The California Supreme Court has spoken – but the contoversy over same-sex marriage in the state isn’t over.
The court upheld Proposition 8 – the ballot measure approved by California voters that barred single-sex marriage.
It also ruled that gay couples who wed before the measure passed could still be considered married under state law.
We’re taking a look at different perspectives on this story from CNN, HotAir.com, the Huffington Post, Showbiz Tonight and the Colorado Springs Gazette.
First, CNN looks at the controversy through the lens of the state’s history of citizen ballot initiatives that affect everything from social to business issues.
“Proposition 8 is part of a long California tradition of tinkering with the state constitution which governs minutia like gasoline tax revenue, housing and even what type of nets commercial fishermen can use. The United States Constitution has been amended 27 times, or about once every eight years. Californians have changed theirs 500 times or about four times a year.” (CNN
Hot Air.com takes a Biblical approach by comparing the court’s decision to Solomon’s:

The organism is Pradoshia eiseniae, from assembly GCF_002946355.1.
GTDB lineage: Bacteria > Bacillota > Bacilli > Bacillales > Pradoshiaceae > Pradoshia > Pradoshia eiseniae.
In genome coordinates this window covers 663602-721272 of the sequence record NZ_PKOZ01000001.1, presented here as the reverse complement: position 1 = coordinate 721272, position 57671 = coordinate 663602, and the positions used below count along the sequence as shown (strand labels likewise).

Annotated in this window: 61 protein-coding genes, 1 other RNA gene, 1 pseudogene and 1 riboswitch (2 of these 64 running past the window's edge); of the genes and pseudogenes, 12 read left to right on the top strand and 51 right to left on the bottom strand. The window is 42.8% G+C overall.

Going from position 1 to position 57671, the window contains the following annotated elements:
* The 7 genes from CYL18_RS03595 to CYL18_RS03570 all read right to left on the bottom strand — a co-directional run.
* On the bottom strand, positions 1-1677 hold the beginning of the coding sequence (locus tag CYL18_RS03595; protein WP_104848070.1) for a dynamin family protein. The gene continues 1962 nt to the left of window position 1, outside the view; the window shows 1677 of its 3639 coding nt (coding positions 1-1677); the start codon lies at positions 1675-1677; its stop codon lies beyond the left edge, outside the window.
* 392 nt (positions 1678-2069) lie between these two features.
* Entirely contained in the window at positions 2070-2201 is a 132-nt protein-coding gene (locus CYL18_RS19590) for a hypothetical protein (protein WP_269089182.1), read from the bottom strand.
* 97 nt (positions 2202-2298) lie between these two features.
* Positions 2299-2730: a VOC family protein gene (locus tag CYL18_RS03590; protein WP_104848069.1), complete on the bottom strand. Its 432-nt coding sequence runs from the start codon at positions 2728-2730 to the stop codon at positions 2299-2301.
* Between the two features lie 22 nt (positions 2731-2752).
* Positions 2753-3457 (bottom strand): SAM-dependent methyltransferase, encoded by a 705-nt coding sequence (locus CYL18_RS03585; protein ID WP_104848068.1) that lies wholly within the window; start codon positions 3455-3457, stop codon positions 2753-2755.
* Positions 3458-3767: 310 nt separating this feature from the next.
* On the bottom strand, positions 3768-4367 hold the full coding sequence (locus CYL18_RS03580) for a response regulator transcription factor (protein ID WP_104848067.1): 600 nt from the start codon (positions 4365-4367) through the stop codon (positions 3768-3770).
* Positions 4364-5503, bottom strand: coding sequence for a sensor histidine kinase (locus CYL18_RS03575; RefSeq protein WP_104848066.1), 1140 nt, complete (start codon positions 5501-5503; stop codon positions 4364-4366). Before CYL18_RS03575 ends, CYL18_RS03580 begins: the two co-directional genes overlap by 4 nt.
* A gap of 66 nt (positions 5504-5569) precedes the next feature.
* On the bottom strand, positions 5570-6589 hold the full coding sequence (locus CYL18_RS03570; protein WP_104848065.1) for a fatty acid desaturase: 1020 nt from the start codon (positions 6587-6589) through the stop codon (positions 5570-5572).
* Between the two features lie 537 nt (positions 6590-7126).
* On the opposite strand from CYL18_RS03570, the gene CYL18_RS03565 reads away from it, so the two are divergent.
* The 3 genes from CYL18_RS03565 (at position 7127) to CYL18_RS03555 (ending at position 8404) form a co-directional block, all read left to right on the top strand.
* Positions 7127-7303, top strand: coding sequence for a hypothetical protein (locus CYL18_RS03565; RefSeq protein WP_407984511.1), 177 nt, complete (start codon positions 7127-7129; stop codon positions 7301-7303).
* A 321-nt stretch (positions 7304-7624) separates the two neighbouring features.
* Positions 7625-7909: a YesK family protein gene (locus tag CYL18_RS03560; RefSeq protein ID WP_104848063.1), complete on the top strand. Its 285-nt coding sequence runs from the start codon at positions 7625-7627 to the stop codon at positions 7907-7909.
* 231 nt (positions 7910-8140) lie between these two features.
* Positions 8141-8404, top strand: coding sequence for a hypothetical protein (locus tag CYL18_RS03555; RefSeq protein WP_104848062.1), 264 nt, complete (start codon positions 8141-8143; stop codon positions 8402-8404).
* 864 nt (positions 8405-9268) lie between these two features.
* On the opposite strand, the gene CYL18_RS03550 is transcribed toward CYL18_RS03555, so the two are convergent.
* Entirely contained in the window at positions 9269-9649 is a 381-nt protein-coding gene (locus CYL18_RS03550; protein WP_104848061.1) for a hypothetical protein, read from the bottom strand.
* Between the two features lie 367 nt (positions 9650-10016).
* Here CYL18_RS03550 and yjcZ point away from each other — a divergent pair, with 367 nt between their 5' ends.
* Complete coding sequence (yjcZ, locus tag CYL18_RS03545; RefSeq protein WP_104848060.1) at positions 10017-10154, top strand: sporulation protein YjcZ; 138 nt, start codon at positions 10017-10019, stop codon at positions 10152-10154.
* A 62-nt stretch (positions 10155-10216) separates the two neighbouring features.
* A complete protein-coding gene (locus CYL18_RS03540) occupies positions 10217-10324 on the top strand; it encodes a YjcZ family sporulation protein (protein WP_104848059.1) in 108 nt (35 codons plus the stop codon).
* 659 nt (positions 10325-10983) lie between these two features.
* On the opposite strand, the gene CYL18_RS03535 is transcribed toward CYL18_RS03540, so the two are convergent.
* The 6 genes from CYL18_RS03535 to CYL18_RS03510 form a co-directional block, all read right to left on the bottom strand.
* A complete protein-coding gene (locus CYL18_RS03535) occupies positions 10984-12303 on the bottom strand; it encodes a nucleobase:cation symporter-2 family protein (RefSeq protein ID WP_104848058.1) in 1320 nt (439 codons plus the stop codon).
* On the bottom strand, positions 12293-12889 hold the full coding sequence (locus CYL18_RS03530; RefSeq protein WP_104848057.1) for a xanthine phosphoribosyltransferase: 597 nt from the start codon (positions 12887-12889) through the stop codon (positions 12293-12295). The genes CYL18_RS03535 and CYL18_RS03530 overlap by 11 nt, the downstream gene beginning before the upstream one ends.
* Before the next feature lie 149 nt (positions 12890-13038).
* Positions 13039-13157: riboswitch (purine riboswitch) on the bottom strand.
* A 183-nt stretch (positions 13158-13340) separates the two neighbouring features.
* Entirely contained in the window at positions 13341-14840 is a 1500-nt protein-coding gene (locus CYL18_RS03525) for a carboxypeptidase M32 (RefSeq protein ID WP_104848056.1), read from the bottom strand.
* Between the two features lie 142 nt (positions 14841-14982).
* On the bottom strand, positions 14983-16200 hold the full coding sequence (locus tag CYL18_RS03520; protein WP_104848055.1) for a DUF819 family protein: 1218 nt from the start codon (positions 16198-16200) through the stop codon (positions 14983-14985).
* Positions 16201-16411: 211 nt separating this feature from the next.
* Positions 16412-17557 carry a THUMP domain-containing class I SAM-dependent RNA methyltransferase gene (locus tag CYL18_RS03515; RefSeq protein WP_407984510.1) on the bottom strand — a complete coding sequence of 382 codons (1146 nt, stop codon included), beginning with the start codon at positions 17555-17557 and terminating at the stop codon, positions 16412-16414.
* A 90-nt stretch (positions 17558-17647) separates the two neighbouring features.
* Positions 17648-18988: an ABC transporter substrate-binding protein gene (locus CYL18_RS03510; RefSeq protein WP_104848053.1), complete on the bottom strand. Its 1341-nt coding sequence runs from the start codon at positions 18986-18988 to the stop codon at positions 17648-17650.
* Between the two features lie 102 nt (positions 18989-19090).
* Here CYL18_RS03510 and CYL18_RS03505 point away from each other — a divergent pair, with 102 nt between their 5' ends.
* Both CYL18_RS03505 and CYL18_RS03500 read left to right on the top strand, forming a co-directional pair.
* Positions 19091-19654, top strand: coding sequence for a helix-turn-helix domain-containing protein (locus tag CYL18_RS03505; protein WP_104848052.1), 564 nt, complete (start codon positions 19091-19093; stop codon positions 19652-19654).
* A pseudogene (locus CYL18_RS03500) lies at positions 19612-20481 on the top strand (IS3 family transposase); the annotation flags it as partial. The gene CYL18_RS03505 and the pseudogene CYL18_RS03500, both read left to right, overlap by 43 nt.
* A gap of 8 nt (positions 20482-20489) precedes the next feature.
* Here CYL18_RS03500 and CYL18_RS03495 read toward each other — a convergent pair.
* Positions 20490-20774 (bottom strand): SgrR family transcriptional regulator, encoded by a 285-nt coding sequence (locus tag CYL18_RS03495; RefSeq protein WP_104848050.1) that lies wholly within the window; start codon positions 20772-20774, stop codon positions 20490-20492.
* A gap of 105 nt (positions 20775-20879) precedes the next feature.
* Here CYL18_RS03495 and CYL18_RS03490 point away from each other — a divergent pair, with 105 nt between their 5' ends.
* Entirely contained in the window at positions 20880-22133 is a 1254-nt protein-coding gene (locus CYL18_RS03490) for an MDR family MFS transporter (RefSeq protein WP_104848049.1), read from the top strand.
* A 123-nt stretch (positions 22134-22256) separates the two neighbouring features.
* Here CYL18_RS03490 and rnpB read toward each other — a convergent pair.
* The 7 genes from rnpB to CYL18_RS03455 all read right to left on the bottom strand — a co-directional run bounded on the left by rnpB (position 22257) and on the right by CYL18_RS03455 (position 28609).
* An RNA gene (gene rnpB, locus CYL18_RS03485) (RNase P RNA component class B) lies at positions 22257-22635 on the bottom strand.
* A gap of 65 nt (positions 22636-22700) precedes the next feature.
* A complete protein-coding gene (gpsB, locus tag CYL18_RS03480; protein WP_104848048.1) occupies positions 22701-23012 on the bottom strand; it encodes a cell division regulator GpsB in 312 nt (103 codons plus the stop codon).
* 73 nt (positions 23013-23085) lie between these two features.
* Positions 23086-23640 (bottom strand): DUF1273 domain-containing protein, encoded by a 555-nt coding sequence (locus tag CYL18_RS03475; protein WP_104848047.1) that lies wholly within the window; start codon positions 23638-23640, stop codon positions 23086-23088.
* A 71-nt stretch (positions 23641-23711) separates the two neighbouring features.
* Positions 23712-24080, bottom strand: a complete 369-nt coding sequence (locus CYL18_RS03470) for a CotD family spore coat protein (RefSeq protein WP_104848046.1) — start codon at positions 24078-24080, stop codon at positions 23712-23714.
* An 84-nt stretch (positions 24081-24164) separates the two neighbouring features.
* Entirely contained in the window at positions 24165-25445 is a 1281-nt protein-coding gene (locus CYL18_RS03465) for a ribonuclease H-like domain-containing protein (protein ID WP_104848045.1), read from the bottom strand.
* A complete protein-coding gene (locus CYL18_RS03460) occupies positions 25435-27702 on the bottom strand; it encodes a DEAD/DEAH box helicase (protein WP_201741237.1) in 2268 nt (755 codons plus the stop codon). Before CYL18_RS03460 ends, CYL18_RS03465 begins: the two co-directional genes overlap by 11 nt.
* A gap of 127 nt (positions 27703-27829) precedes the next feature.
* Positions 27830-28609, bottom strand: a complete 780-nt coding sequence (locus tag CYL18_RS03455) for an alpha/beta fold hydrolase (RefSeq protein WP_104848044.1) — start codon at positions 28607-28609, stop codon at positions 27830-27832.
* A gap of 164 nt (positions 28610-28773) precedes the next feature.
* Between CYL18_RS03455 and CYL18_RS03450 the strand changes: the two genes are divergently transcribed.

“The ruling signals a victory for democracy over judicial fiat, as Proposition 8 reversed the same court’s declaration of the right to gay marriage. The court (also) split the baby, figuratively speaking, by reaffirming the marriages conducted by California in the interim.” (HotAir.com
A columnist on Huffington Post explains how upholding the amendment is actually good for gay marriage.
“The Court's decision drives home that the future of gay rights lies at the ballot box and not in the courts. We should view the California Court not as opposing gay marriage, but rather as promoting public deliberation and democratic action on the subject of equal rights.” (Huffington Post
Showbiz Tonight weighs in with Hollywood’s take, which it calls, “Gay Marriage Ban Outrage.”
They quote singer Melissa Etheridge as saying:
“Those full of hate and fear will surely be disappointed that 18,000 same sex couples will be living in wedded bliss, kissing their spouses goodnight…” (Showbiz Tonight
But this isn’t a gay issue at all says an editorial in the Colorado Springs Gazette.
It’s that states shouldn’t be in the marriage business in the first place.
“A marriage is, at its core, a contract between two consenting adults whether state governments say so or not. A marriage should have no bond with the state. That means couples - heterosexual, gay, black, white or green - must stop asking governments to sanction their relationships.” (Colorado Springs Gazette